Thank you - Senator Coons, Senator Braun, Senator Collins, Senate Caucus Members - for having me here today.
There are so many reasons why we need to keep our Ocean healthy. As well as being home to roughly 94% of all the Earth's living species, our Ocean provides food for billions of people and income for tens of millions.
It also produces around half of all the oxygen we breathe and absorbs over half of all man-made carbon dioxide. We need our Ocean to survive. However, it is under threat from climate change, pollution, rampant overfishing, habitat destruction and of course climate change- they are warming, acidifying, and deoxygenating.
The deterioration of the health of our ocean and of coastal ecosystems such as coral reefs, sea grass and mangroves- will magnify the impact of extreme weather events on coastal communities in the future.
Sea level and population density projections indicate that 800 million people will be at risk of coastal flooding and storm surges by 2050 – the majority in Least Developed Countries and Small Islands Developing States, the countries the least able to adapt to it.
Estimates of the funding needed to safeguard our ocean ecosystems and foster a blue economy vary from $ 175 billion to $ 459 billion annually. According to one estimate, only $ 11 billion has been invested in sustainable ocean projects by official development assistance and philanthropy in the past decade.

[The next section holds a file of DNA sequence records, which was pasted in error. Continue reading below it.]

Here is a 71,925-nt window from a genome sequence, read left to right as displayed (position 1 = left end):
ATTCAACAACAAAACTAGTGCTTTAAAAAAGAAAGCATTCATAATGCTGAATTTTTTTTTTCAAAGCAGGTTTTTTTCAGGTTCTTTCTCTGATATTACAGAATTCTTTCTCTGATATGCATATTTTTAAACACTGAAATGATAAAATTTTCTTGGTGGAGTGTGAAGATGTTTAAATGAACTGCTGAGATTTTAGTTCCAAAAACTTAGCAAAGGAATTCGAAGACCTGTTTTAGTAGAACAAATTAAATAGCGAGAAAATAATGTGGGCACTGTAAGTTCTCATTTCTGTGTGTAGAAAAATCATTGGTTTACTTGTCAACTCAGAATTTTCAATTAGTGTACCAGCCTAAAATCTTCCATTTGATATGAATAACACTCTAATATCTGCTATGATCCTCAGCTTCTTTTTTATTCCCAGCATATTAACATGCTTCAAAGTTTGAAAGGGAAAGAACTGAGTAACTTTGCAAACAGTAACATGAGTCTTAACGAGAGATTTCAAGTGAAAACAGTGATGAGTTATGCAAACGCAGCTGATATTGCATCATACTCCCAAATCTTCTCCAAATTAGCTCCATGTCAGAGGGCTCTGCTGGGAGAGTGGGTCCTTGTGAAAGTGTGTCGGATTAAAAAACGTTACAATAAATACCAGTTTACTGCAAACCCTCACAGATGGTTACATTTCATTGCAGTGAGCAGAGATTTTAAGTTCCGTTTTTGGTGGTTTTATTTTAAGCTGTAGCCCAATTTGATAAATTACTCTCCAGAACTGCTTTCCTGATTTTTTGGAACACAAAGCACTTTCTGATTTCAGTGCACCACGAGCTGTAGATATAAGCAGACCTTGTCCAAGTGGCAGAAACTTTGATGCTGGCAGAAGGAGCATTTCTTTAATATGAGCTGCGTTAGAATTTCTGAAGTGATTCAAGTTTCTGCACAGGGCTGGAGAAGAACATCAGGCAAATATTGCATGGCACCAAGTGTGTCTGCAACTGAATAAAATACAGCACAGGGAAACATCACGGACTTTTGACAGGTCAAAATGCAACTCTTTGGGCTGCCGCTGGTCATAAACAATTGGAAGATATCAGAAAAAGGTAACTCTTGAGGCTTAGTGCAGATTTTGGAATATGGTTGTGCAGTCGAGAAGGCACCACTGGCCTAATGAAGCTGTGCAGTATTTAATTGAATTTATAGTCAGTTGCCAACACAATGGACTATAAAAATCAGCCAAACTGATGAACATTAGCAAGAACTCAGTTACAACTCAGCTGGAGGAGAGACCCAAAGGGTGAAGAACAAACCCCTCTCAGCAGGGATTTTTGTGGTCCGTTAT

Working together, the public and private sectors have a critical role to play in closing this gap. This is at the heart of what GCF does as the world’s largest climate fund.
I would like to tell you about one GCF initiative which epitomizes GCF approach: the Global Fund for Coral Reefs.
This is a USD 500 million private equity fund to encourage investments in the blue economy, including sustainable fisheries, sustainable aquaculture, eco-tourism, and possibly productive use of kelp forest. Managed for GCF by Pegasus Capital Advisors, a US-based impact investment manager, the Fund targets 17 countries in Africa, the Asia-Pacific, Latin America, and the Caribbean.
Building on a public-private partnership structure, GCF is providing $ 125 million of anchor and first loss equity to mobilize three times this amount in private equity. In turn, the fund will provide critical growth equity to entrepreneurs and mobilize a multiple of its equity investment in debt finance at the individual investment level, catalyzing finance at scale to save coral reefs. Katharine will tell us more about the structure and portfolio of the Fund.
If it succeeds, the fund will create a new asset class. It will demonstrate that investing in coral reef protection is a legitimate investment, both for large institutional investors and ordinary citizens. In future we could imagine going to our bank and asking for a percentage of our private savings to be invested in funds to protect coral reefs. And we will be able to truly shift financial flows at scale to protect our ocean and future.
The Global Fund for Coral Reefs is already up and running – and we need more such initiatives. GCF is currently working with the Asian Development Bank on another innovative concept: a Blue Economy Co-Investment Platform for the Pacific.
It will bring together different public and private sector actors and explore new forms of blended finance to de-risk first mover high impact projects in the blue economy to establish a commercial track record for sustainable ocean investment, pre-condition for crowding in private finance. Investments could include energy efficient shipping; climate resilient infrastructure; and linking marine protected areas and comprehensive marine fisheries reform.
With its close to 200 public and private partner organizations, GCF is determined to play its role in protecting the world’s oceans, and the people who are dependent upon them.
Thank you for your kind attention.